Ah, winter. An invitation to an eccentric dance across glazed sidewalks into the arms of an orthopedic surgeon. A maelstrom of demented motorists swerving and fishtailing to avoid oncoming snowflake rounds. Sixteen ounces of slush in an eight-ounce shoe. Who needs this? Birds of a feather fly south or pass the dreary months curled up in their dens in front of warm and flickering VCRs.

Not Diana Kappel-Smith. She straps on a pair of snowshoes and hikes into the woods and meadows near her 275-acre Vermont farm, meeting winter on its own gelid terms. But what is there to see except the snow's blank face and the outlines of skeletal trees? Look closely, says Kappel-Smith; winter's world is a place of wonder: "In the winter everything out-of-doors seems to be gone. But . . . we know that nothing is gone, and that all the rich life of a June morning must be out there on a January morning."

Yet the signs and secrets of winter life, she says, are almost always small and written in code. Finding answers to winter's riddles (and learning to ask better questions) means being able to see clues in the commonplace. Every time Kappel-Smith returns from the winter woods, her pockets are stuffed with little treasures: a piece of maple bark "inscribed with the exquisite wriggling glyph of a bark-beetle larva"; a feather from an owl's breast. "What has it seen, this peel of owl? What winds, what distances, what blood?" Such fragments are runes for Kappel-Smith, oracles that whisper of the lives pulsing behind winter's deceptively bleak facade.

A groundhog hibernates beneath Kappel-Smith's lilac hedge, breathing once every six minutes, its body temperature throttled back to 36 degrees Fahrenheit until spring. But other creatures are awake and on the go. Kappel-Smith moves quietly and respectfully through the woods, seeing much that others miss. And whether she crosses paths with a tiny meadow vole, speckled salamander, bear or coyote ("I could see his thick fur moving in the wind like long summer grass"), the presence of all delights and fascinates her. She's an excellent writer, an accomplished artist (15 of her drawings illustrate the book) and a sensitive naturalist, so readers -- especially those who love the outdoors -- will share this delight.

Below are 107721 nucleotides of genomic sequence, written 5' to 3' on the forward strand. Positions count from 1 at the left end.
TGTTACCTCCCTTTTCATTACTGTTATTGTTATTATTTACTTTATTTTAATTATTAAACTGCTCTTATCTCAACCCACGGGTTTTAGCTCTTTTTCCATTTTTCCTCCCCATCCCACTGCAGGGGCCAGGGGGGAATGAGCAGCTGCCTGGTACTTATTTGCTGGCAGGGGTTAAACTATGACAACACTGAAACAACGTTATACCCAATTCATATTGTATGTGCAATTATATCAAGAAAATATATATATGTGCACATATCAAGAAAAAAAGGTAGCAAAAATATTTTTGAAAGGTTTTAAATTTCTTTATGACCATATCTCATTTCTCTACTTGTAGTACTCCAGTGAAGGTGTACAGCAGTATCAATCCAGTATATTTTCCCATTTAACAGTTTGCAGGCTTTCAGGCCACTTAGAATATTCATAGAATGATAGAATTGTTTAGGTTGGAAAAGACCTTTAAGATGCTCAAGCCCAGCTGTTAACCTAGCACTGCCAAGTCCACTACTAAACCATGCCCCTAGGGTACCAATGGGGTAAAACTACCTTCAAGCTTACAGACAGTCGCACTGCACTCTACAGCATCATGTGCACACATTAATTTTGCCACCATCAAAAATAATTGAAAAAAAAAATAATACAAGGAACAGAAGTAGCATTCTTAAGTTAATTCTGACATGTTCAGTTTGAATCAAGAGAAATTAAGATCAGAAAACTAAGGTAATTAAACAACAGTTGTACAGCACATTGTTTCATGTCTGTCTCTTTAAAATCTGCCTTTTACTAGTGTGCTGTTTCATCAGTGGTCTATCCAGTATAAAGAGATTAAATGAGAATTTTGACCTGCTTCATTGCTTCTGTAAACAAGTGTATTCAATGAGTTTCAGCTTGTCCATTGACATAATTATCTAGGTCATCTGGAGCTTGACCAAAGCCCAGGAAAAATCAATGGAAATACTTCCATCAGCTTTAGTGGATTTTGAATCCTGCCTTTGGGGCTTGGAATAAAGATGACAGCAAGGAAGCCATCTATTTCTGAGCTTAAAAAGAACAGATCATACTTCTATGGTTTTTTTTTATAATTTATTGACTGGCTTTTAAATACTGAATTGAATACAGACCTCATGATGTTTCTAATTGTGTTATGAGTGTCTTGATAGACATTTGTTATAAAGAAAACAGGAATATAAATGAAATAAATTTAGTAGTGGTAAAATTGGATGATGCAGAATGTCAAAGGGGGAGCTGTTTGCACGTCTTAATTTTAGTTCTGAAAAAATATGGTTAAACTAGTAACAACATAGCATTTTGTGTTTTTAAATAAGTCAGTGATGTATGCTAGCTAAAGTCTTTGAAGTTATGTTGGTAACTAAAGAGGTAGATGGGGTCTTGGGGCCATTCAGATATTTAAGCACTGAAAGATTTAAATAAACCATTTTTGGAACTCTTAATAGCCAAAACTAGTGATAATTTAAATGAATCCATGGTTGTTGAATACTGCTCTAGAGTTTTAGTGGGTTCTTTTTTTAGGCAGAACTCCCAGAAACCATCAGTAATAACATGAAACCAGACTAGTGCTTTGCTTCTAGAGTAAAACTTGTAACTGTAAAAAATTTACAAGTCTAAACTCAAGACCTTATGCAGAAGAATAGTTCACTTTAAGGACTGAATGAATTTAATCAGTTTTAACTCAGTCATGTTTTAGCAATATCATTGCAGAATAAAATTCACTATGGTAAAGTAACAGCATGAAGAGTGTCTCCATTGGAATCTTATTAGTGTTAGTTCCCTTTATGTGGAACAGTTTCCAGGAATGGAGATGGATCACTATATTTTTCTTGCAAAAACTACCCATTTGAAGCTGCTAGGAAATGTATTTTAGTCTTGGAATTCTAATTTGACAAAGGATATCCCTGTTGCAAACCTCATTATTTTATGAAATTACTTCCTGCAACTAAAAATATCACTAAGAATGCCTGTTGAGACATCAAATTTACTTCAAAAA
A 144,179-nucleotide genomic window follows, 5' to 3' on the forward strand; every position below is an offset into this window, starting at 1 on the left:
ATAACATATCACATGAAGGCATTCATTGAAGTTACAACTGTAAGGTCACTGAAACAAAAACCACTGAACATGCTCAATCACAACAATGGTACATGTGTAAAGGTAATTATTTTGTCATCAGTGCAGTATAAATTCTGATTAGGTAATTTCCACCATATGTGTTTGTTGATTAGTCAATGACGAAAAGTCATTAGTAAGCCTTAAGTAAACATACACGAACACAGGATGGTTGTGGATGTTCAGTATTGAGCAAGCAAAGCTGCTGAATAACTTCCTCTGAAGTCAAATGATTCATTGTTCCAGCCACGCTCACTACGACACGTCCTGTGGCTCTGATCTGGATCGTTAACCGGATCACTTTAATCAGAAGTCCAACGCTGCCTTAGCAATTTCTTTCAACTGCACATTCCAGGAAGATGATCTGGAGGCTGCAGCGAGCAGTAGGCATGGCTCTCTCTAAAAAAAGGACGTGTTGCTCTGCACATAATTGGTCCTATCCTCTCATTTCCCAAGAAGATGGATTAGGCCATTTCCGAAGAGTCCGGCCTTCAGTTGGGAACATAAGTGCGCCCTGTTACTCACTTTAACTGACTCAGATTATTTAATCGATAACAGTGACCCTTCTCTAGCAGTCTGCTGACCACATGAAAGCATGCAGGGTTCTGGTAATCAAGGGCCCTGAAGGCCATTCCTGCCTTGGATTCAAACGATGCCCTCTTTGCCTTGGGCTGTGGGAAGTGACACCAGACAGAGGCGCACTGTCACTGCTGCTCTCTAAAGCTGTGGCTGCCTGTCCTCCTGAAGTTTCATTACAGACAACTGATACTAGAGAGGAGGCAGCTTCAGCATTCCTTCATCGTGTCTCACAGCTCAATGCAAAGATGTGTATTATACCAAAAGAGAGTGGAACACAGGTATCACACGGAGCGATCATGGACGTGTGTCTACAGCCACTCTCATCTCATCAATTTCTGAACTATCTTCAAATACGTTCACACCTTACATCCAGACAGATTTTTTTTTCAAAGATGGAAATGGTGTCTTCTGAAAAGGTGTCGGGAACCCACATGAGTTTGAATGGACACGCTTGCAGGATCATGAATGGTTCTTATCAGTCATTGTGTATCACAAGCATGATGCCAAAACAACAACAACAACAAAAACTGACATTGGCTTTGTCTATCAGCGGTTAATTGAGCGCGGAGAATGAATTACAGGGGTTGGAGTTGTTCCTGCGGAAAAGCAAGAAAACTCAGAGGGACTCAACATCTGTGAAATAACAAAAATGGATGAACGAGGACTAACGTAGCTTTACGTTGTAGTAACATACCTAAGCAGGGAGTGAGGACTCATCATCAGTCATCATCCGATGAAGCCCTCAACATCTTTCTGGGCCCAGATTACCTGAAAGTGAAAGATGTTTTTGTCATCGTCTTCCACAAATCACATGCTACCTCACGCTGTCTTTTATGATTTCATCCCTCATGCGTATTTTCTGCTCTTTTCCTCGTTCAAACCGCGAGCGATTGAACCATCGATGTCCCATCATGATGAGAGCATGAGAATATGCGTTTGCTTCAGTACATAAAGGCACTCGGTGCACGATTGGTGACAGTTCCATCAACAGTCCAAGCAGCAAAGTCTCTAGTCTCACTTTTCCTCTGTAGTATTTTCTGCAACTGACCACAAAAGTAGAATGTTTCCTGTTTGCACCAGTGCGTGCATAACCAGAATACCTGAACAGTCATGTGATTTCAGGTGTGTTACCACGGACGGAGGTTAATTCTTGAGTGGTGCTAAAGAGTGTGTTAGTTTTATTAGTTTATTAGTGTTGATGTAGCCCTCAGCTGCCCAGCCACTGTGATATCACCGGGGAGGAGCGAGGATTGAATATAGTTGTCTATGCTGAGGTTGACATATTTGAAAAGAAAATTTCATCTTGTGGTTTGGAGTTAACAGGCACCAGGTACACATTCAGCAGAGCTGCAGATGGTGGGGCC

But Kappel-Smith doesn't romanticize the harsh side of nature. Equally at ease examining unfolding maple buds or dissecting a bobcat's stomach, she recognizes that winter is "a requisite battle . . . a hard journey . . . and it pushes to the limit whatever inventive and seminal resources life has."

That includes her own life. "Wintering" is also a personal journey -- Kappel-Smith's observations on the "wintering of the human spirit," the hidden aspect of our being that "thrashes and resounds when it meets the world." Her writing on these matters is often cryptic, but understandably so. Describing the seasonal changes of one's soul presents a writer with more difficulties than peering into the darkness of the woods. Kappel-Smith handles both explorations with finesse and wry humor.

She is at her best, however, when describing winter's effects on animal and plant life. Everything interests her, and nothing escapes her attention. Whether she's examining a pinch of silvery fish scales ("all that a winter rain had left of a bit of otter dung on a rock by the river") or musing about the skills migrating birds must learn ("the syntax and vocabulary of darkness and light. Of magnetic dip and rise. Of stillness and motion"), Kappel-Smith achieves a synthesis of science and poetry.

She uses science as atool "because I have some experience and training in it, and I like it, and it's handy." But she's not a scientist, she explains, because she once made the mistake of doing research in a laboratory with a floor-to-ceiling window that overlooked a valley and wooded hills.

One day she suddenly looked up from her microscope and saw evergreens and mist rising and tree branches glistening with rain. "And something in me leaped and expanded so that the sensible casing which I held around myself cracked and fell to the floor." We may take the first steps in our investigations in a laboratory, Kappel-Smith says, but eventually we have to get outside.

Take "Wintering" when you go. It's a field guide for the spirit, a map to help us discover that "there are no paths . . . and there is a way between every stick and tree and stone and fence -- a world undressed, secretive, and filled."